Base Erosion and Profit Shifting (BEPS)
Implications for the mining sector
How will BEPS affect the mining sector?
Our report on the impact of BEPS for the mining sector is intended to inform mining groups on where international tax changes are likely to come from and provides guidance on how to prepare for them.
BEPS and the mining sector
The G20 / OECD’s Base Erosion and Profit Shifting (BEPS) project has truly ‘come of age’ in recent months. The publication of the final BEPS papers in October last year articulated specific requirements and recommendations for changes to international corporate taxation, some of which will take effect in the near term.
It is clear that the impact of these changes will not be limited to any particular sector.
Mining companies need to keep abreast of these rule changes, appraise their current corporate structures and business models, and be ready to take action where necessary.
BEPS Actions and the mining sector
We focus on four specific areas of international taxation addressed by the BEPS Actions which we consider will most directly impact the mining sector:
- Interest deductibility (Action 4) - Recommendations for countries to adopt system-wide limitations on interest deductions pose significant risks to some common commercial aspects of how international mining groups typically finance their overseas operations. By way of example, our report considers mining groups whose parent company may have a ‘structural’ finance deficit, and groups which align their local interest burdens to the commercial realities of local regulatory conditions or the maturity of their assets within the mining life-cycle.
- Tax treaties (Action 6) - Recommendations for minimum standard anti-abuse provisions to be embedded into bilateral tax treaties may cause some mining groups to look again at their corporate structures to assess what reliance they place on such treaties and whether opportunities exist to rationalise or re-align their group structure.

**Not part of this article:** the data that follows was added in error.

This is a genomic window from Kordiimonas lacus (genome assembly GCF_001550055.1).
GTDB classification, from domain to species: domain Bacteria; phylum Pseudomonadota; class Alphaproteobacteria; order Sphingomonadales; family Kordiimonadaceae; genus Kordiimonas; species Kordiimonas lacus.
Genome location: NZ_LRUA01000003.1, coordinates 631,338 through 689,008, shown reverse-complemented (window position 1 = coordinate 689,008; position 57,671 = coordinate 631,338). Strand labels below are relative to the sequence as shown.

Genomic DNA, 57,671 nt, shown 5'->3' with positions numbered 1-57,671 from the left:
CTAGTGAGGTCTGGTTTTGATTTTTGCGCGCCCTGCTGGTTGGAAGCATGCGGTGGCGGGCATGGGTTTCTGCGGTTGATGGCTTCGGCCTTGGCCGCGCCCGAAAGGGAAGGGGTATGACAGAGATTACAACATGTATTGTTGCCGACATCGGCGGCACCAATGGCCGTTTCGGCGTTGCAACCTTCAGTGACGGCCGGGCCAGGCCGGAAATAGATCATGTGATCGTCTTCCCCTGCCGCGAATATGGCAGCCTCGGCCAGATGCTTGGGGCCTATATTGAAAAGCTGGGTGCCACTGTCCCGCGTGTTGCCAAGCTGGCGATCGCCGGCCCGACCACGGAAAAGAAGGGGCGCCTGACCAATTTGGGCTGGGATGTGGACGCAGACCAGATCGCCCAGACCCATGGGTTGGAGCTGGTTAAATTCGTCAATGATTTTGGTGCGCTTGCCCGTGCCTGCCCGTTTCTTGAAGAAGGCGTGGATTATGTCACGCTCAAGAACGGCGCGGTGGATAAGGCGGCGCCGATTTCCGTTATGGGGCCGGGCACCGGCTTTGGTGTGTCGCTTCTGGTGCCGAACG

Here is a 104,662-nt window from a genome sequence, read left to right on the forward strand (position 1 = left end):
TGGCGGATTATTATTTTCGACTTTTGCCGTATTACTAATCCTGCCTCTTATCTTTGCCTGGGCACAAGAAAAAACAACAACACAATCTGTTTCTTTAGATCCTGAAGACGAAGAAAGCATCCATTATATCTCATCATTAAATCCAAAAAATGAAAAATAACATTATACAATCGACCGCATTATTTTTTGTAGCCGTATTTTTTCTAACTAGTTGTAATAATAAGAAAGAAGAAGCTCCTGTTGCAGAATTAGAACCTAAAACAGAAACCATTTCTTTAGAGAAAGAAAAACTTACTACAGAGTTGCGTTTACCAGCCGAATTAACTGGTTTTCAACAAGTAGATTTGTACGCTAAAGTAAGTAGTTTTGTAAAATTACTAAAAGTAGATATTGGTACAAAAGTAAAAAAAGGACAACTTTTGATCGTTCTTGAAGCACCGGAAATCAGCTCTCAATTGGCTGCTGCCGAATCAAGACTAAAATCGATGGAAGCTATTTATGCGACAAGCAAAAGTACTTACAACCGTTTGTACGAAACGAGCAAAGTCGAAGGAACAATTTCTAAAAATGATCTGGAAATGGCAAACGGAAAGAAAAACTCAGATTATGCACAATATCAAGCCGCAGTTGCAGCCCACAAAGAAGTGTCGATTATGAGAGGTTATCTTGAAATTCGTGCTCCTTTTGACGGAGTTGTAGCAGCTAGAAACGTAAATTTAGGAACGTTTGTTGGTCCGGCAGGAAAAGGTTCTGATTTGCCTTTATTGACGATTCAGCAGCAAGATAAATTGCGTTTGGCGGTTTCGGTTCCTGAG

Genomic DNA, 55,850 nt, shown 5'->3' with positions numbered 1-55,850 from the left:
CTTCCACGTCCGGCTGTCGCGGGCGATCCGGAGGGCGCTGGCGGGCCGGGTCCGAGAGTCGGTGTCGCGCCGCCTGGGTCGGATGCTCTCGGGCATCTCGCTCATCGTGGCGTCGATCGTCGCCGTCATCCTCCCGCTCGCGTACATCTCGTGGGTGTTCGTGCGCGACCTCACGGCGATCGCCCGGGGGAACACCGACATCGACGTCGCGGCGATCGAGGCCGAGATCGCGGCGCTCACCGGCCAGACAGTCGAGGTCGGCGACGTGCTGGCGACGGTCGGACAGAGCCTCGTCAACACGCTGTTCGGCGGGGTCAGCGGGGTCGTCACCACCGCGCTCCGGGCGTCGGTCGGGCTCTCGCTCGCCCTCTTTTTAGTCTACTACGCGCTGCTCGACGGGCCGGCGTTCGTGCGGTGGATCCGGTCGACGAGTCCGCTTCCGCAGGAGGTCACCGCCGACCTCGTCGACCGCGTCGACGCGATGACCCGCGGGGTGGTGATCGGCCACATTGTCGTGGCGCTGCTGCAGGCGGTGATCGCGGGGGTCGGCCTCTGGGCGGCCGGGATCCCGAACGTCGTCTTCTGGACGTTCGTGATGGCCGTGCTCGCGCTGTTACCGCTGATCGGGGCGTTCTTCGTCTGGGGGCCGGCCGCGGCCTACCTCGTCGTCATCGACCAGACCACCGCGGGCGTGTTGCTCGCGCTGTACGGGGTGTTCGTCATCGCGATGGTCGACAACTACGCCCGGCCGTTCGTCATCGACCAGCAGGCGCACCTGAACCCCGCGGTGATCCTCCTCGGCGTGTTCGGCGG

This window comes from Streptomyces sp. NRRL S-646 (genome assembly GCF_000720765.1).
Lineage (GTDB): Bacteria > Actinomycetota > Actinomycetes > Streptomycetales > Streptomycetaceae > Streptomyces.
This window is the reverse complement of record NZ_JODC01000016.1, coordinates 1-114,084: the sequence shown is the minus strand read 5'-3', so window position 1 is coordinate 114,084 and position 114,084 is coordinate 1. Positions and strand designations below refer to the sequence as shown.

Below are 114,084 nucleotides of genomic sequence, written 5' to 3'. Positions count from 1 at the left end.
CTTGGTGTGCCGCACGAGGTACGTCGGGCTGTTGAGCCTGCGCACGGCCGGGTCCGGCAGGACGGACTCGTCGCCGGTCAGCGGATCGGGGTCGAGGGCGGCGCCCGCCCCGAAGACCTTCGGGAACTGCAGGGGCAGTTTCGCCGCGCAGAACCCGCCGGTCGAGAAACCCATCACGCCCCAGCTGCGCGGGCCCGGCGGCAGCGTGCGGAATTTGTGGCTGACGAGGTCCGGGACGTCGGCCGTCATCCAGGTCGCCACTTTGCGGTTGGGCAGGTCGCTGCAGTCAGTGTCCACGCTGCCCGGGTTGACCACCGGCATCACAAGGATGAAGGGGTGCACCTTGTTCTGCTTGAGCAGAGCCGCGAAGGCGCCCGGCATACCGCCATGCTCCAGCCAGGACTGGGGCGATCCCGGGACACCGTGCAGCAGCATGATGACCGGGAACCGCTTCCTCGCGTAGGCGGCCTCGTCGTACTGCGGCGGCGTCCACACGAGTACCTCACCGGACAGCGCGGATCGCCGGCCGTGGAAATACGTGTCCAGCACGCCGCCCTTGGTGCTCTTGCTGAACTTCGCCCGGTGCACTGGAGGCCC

- Permanent establishments (Action 7) - Proposed changes to the definition of permanent establishment in the OECD Model tax treaty are likely to significantly increase instances where certain common commercial activities within the mining sector trigger a new taxable presence. We consider examples such as the stockpiling of mineral ore en route to customers, and overseas marketing activities.
- Transfer pricing (Actions 9, 10 & 13) - Various revisions and guidance arising from Actions 9 and 10 seek to align the geographical allocation of returns with true value creation, based on the relative risks assumed between group companies. We look particularly at implications for cross-border commodity transactions involving internal group sales and marketing companies as well as the new transfer pricing documentation and country-by-country reporting requirements which are imposed by Action 13.
Global view: BEPS country scorecards
The report also provides Deloitte’s perspective on how some of the world’s major mining jurisdictions view, and may respond to, the BEPS project findings - countries surveyed include Australia, Brazil, Canada, Chile, Colombia, China, India, Mexico, Peru, Russia, South Africa and the US.
The BEPS project, once embedded into domestic tax regimes and through international protocols, is widely expected to deliver the biggest change to the international tax landscape since the first model tax treaty was published by the OECD in 1963.
Mining companies should monitor and assess these rule changes and be ready to take action where necessary,